“Reform is the new buzzword in Ukraine,” said Gumenyuk to an audience of analysts, journalists, academics, and business-people in the House of Lords: “everybody wants it, but nobody is sure what it means.”

Gumenyuk, the co-founder of Hromadske TV—an independent and reliable media provider in Ukraine—was speaking at the All-Party Parliamentary Group on Foreign Affairs, chaired by Baroness Nicholson of Winterbourne.

Her most important message: Ukraine is changing. Perhaps they aren’t as comprehensive as people wish, but reforms are happening nevertheless.

Gumenyuk agreed that this is not what most people think. The media—both domestic and foreign—often does not report on the passage of important laws and reforms, preferring to focus on more sensational political fights and personal rivalries.

Gumenyuk drew particular attention to the younger generation as the impetus behind positive change. Younger bureaucrats and public officials, many of whom joined state companies or ministries after the revolution, are increasingly acting as vocal watchdogs against corruption from within the political apparatus of the state.  She worried that it would be difficult to retain this younger generation, or to expect them to work for limited pay for a long period of time. To this end, Gumenyuk wondered if foreign aid could be channelled towards paying their salaries.

In her concluding remarks, Gumenyuk also discussed the ongoing violence and the Russian military presence in Eastern Ukraine. International complacency over Crimea and Donbass means there is a real danger that the people still living in the contested zones will be forgotten.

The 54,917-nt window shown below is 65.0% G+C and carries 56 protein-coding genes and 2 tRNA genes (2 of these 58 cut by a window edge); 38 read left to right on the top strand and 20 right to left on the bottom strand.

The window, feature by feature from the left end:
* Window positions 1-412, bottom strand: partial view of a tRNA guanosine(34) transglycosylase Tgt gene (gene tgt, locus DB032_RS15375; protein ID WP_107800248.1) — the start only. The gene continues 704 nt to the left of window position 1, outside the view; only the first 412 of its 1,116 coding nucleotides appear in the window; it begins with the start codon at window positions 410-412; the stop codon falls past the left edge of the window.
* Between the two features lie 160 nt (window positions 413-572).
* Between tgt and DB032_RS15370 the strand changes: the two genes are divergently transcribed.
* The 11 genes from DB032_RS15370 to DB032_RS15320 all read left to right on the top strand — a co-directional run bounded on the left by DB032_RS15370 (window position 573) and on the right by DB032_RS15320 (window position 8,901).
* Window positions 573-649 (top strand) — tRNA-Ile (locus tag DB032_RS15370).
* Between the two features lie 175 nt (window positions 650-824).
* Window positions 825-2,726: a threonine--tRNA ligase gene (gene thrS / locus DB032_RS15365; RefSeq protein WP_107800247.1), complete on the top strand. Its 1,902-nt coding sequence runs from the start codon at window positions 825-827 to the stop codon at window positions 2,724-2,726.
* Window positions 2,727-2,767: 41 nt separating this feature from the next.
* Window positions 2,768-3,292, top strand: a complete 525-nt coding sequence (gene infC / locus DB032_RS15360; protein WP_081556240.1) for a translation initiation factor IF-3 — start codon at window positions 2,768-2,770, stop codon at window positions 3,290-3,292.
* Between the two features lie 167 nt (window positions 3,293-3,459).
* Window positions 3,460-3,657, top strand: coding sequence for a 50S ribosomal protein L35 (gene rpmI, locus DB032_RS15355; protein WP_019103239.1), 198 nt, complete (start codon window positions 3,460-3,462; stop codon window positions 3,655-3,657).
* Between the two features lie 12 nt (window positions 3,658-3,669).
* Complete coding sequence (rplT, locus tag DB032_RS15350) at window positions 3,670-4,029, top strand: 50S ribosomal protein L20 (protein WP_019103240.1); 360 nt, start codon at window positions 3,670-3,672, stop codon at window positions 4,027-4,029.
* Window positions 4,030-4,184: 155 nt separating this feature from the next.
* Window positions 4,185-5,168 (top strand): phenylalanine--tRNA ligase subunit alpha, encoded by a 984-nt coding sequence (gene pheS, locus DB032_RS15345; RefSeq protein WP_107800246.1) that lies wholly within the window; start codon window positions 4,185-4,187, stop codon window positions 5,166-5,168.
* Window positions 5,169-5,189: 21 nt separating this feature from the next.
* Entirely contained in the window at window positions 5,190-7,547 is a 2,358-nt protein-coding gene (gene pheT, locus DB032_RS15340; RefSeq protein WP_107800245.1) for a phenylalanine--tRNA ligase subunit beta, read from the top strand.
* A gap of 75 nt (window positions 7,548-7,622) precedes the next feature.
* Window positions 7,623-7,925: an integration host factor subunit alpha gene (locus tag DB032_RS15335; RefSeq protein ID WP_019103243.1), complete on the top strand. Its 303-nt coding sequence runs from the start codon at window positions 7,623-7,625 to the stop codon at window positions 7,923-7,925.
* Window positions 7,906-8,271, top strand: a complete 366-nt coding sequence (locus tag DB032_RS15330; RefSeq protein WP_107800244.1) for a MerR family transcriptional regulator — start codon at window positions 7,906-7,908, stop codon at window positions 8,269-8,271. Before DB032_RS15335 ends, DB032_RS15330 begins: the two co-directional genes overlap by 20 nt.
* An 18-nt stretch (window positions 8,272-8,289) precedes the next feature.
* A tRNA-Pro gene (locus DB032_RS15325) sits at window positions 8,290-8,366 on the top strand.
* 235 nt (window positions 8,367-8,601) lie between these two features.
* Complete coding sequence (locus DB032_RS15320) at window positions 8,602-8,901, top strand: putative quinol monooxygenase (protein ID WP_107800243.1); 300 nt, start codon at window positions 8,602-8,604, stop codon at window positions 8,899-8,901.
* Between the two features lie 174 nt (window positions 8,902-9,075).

About the Speaker

Nataliya Gumenyuk is a Ukrainian journalist and commentator specialising in foreign affairs. She is currently head of Hromadske.TV—an initiative of Ukrainian journalists to create public broadcasting in Ukraine—and Hromadske International en.hromadske.tv. Since the start of the revolution and the later conflict in Ukraine she has been reporting from the field: Maidan, Crimea, and Donbas. As an independent, international correspondent, she has reported on major political and social events from nearly 50 countries. During the last few years, she has focused on post-Arab Spring developments in the Arab world and is the author of the book Maidan Tahrir. In Search of the Lost Revolution. Nataliya is a Legatum Fellow and has contributed to the Legatum Institute's Beyond Propaganda series.

The Legatum Institute is delighted to act as Honorary Secretariat to the All Party Parliamentary Group on Foreign Affairs

The Transitions Forum is a series of projects dedicated to the challenges and possibilities of radical political and economic change.